What are the sentences for drug charges?
There are two significant variables the court considers when passing sentences if you are convicted of drug offences: the nature of the narcotic and the amount you were found in your possession. If you had more than the equivalent of 30 grams of dried marijuana – the legal limit in Canada – but not enough to be considered to be a trafficker, you are probably looking at a fine. But if you were caught with a substantial amount of a harder drug, such as cocaine, heroin or fentanyl, the Crown will be seeking a jail sentence.
What is the Controlled Drugs and Substances Act?
Drug sentencing in Canada is directed by the Controlled Drug and Substances Act (CDSA). This federal legislation regulates the possession, production and sale of controlled substances, along with the use of any precursors or materials that can be used in the manufacture of illegal drugs.
Section 95 of the Act sets out nine Schedules that all illegal drugs and substances fall into, with the first four the most important.
Schedule I includes hard street drugs, such as heroin, cocaine and opium as well as pharmaceutical drugs such as oxycodone and morphine.
Schedule II drugs are those that fall within the cannabis family, such as hashish. While the possession of marijuana is now legal in Canada, there are limits on how much you can carry and in what manner, with the rules set by each province. For example in Quebec, a 19-year-old can buy cannabis at a licensed retailer and legally have it in their pockets as they drive around. But as soon as they cross the border into Ontario, they could be charged with improperly transporting the drug.
Schedule III drugs are the amphetamine family such as lysergic acid diethylamide, better known by its street name of LSD and psilocybin (magic mushrooms).
Schedule IV includes popular pharmaceuticals such as diazepam, benzodiazepine and anabolic steroids.
Sentences for Schedule I drugs
You are not legally allowed to have any amount of a Schedule I, II or III drug in Canada unless it is to be used for medical, scientific or industrial purposes. Because Schedule I includes hard street drugs, the judicial system hands down the harshest penalties for their possession, and even harsher sentences for trafficking or exporting them. These will vary depending on how much of the drug you possessed and if there were any aggravating factors involved.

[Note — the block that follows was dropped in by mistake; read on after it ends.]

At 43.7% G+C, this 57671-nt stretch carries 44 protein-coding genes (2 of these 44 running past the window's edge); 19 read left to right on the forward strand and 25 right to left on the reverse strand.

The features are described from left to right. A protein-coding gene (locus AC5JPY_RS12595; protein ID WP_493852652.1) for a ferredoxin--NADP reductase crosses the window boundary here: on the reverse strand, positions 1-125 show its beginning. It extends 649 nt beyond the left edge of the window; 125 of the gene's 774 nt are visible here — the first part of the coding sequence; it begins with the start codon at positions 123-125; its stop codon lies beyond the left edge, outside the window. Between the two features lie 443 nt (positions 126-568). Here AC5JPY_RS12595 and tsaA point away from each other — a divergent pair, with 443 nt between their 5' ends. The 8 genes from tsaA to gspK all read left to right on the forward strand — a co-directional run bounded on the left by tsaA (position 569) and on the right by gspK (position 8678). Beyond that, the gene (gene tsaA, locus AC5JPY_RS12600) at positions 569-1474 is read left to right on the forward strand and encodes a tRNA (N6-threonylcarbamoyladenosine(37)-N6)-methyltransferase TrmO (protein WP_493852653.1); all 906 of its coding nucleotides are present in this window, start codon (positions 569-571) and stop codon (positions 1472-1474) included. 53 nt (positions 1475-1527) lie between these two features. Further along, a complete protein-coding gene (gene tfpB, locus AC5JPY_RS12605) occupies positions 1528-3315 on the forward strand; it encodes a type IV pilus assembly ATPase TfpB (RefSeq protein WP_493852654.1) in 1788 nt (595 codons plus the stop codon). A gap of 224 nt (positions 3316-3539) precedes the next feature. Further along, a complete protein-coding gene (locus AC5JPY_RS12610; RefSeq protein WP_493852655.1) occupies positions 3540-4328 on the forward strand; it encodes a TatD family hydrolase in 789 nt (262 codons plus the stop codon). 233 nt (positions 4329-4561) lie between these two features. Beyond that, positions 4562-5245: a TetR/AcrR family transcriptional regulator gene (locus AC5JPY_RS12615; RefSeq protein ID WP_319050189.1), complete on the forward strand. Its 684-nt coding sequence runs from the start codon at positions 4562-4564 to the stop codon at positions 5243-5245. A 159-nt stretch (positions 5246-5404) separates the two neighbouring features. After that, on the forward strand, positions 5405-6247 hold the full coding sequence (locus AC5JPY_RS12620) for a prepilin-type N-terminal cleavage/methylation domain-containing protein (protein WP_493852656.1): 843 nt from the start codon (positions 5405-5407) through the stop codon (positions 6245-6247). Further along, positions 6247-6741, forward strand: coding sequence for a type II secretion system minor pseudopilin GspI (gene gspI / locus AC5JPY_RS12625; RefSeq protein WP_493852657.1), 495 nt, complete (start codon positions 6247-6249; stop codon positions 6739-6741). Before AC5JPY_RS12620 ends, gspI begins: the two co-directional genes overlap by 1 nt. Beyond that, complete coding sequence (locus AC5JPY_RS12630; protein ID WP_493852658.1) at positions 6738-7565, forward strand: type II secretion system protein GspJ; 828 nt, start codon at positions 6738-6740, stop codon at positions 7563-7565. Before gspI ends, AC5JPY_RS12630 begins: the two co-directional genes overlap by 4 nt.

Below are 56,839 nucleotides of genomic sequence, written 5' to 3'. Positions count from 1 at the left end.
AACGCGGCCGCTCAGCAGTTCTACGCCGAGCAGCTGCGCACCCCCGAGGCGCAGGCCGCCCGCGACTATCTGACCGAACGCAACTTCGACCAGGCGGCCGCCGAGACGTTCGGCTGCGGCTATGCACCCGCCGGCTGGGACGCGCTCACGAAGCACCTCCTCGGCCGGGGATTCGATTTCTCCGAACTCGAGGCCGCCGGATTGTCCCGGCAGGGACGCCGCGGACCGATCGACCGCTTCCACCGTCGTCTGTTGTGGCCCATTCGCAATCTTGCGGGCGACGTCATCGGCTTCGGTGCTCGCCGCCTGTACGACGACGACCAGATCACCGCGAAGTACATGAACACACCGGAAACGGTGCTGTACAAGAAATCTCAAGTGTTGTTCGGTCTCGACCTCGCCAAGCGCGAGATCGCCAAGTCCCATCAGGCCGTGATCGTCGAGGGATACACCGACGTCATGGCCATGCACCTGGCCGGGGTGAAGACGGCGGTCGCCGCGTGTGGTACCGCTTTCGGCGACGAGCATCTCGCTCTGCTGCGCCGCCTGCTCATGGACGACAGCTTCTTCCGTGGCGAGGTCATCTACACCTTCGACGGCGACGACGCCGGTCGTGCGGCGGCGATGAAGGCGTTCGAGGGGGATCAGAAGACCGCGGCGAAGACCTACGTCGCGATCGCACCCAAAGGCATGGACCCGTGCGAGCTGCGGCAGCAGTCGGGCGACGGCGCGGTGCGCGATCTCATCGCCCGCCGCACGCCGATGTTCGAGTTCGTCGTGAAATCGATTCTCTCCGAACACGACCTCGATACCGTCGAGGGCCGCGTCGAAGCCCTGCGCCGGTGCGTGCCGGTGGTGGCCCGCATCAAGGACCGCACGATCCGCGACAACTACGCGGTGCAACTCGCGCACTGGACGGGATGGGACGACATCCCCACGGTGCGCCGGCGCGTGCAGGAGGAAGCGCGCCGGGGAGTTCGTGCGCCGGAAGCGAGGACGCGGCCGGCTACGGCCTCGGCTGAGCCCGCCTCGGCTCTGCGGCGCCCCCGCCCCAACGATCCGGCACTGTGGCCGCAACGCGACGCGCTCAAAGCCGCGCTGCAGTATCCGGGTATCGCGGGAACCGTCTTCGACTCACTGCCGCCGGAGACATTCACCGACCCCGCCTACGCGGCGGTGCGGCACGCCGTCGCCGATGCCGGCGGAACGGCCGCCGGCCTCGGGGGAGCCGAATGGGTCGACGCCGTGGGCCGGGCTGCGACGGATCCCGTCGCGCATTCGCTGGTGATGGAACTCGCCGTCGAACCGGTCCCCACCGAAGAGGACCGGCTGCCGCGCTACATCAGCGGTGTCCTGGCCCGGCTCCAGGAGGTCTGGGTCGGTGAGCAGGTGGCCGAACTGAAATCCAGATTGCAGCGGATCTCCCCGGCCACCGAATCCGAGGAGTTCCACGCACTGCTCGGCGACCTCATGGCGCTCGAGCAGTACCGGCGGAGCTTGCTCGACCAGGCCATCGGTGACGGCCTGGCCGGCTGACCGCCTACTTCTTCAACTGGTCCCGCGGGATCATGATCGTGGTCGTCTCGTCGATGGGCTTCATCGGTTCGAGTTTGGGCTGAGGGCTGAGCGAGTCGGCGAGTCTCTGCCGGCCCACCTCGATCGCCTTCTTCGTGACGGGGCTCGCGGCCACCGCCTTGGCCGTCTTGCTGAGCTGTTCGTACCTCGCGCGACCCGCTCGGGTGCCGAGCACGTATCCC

If you are charged with possession of a Schedule I drug, the Crown can treat your charge either as a summary conviction or as an indictable offence. If you are found guilty on summary conviction, you face a maximum fine of $1,000, imprisonment up to six months or both.
If your possession charge is treated by the Crown as an indictable offence, the maximum prison term increases to seven years. If you possess the drug for the purpose of trafficking or exporting, possible penalties include life imprisonment.
Sentences for Schedule II drug convictions
If you are found guilty on summary conviction, you face a maximum fine of $1,000, imprisonment up to six months or both. For a subsequent offence, the maximum fine increases to $2,000 while the maximum imprisonment cannot exceed one year, or both. If your possession charge is handed as an indictable offence, the maximum prison term increases to seven years. And if you possess the drug for the purpose of trafficking or exporting, possible penalties include life imprisonment.
Sentences for Schedule III and IV drug convictions